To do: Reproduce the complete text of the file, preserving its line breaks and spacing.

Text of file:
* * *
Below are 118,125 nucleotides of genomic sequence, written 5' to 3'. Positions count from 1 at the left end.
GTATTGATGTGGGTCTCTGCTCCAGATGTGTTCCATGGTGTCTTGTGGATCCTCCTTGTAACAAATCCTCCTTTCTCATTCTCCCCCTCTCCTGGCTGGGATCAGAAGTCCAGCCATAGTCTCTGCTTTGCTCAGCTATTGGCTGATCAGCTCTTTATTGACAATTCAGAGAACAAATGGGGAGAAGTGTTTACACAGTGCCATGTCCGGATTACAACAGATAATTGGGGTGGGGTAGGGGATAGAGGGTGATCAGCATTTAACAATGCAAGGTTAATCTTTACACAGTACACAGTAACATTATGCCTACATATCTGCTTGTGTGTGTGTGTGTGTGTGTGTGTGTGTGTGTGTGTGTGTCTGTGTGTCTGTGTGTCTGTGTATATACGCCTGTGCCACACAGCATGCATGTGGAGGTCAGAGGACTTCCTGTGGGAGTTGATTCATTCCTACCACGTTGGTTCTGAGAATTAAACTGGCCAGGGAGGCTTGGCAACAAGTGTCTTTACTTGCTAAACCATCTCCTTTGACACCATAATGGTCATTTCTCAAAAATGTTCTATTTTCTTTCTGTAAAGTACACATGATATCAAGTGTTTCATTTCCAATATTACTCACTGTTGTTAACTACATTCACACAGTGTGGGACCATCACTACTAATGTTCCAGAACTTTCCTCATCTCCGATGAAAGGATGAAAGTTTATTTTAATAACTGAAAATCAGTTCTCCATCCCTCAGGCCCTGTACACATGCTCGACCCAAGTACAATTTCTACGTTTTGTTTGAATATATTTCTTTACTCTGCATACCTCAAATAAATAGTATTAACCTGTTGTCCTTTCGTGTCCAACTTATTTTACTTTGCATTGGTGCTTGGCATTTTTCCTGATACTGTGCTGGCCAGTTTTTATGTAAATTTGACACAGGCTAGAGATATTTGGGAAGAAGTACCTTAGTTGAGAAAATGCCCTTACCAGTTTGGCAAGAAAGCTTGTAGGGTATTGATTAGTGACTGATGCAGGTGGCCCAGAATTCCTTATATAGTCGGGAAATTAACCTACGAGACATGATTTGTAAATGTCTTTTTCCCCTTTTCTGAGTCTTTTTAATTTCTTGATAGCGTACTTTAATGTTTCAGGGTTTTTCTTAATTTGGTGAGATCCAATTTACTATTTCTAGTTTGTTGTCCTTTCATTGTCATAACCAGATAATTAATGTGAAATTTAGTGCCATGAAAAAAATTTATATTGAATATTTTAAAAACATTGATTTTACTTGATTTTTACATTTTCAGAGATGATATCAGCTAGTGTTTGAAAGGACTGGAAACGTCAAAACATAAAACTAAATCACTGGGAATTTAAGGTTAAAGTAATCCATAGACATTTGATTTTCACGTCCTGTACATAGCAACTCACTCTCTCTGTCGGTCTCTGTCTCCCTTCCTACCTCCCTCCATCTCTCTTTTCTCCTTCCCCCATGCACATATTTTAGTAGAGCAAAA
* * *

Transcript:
Below are 118,125 nucleotides of genomic sequence, written 5' to 3'. Positions count from 1 at the left end.
GTATTGATGTGGGTCTCTGCTCCAGATGTGTTCCATGGTGTCTTGTGGATCCTCCTTGTAACAAATCCTCCTTTCTCATTCTCCCCCTCTCCTGGCTGGGATCAGAAGTCCAGCCATAGTCTCTGCTTTGCTCAGCTATTGGCTGATCAGCTCTTTATTGACAATTCAGAGAACAAATGGGGAGAAGTGTTTACACAGTGCCATGTCCGGATTACAACAGATAATTGGGGTGGGGTAGGGGATAGAGGGTGATCAGCATTTAACAATGCAAGGTTAATCTTTACACAGTACACAGTAACATTATGCCTACATATCTGCTTGTGTGTGTGTGTGTGTGTGTGTGTGTGTGTGTGTGTGTGTCTGTGTGTCTGTGTGTCTGTGTATATACGCCTGTGCCACACAGCATGCATGTGGAGGTCAGAGGACTTCCTGTGGGAGTTGATTCATTCCTACCACGTTGGTTCTGAGAATTAAACTGGCCAGGGAGGCTTGGCAACAAGTGTCTTTACTTGCTAAACCATCTCCTTTGACACCATAATGGTCATTTCTCAAAAATGTTCTATTTTCTTTCTGTAAAGTACACATGATATCAAGTGTTTCATTTCCAATATTACTCACTGTTGTTAACTACATTCACACAGTGTGGGACCATCACTACTAATGTTCCAGAACTTTCCTCATCTCCGATGAAAGGATGAAAGTTTATTTTAATAACTGAAAATCAGTTCTCCATCCCTCAGGCCCTGTACACATGCTCGACCCAAGTACAATTTCTACGTTTTGTTTGAATATATTTCTTTACTCTGCATACCTCAAATAAATAGTATTAACCTGTTGTCCTTTCGTGTCCAACTTATTTTACTTTGCATTGGTGCTTGGCATTTTTCCTGATACTGTGCTGGCCAGTTTTTATGTAAATTTGACACAGGCTAGAGATATTTGGGAAGAAGTACCTTAGTTGAGAAAATGCCCTTACCAGTTTGGCAAGAAAGCTTGTAGGGTATTGATTAGTGACTGATGCAGGTGGCCCAGAATTCCTTATATAGTCGGGAAATTAACCTACGAGACATGATTTGTAAATGTCTTTTTCCCCTTTTCTGAGTCTTTTTAATTTCTTGATAGCGTACTTTAATGTTTCAGGGTTTTTCTTAATTTGGTGAGATCCAATTTACTATTTCTAGTTTGTTGTCCTTTCATTGTCATAACCAGATAATTAATGTGAAATTTAGTGCCATGAAAAAAATTTATATTGAATATTTTAAAAACATTGATTTTACTTGATTTTTACATTTTCAGAGATGATATCAGCTAGTGTTTGAAAGGACTGGAAACGTCAAAACATAAAACTAAATCACTGGGAATTTAAGGTTAAAGTAATCCATAGACATTTGATTTTCACGTCCTGTACATAGCAACTCACTCTCTCTGTCGGTCTCTGTCTCCCTTCCTACCTCCCTCCATCTCTCTTTTCTCCTTCCCCCATGCACATATTTTAGTAGAGCAAAA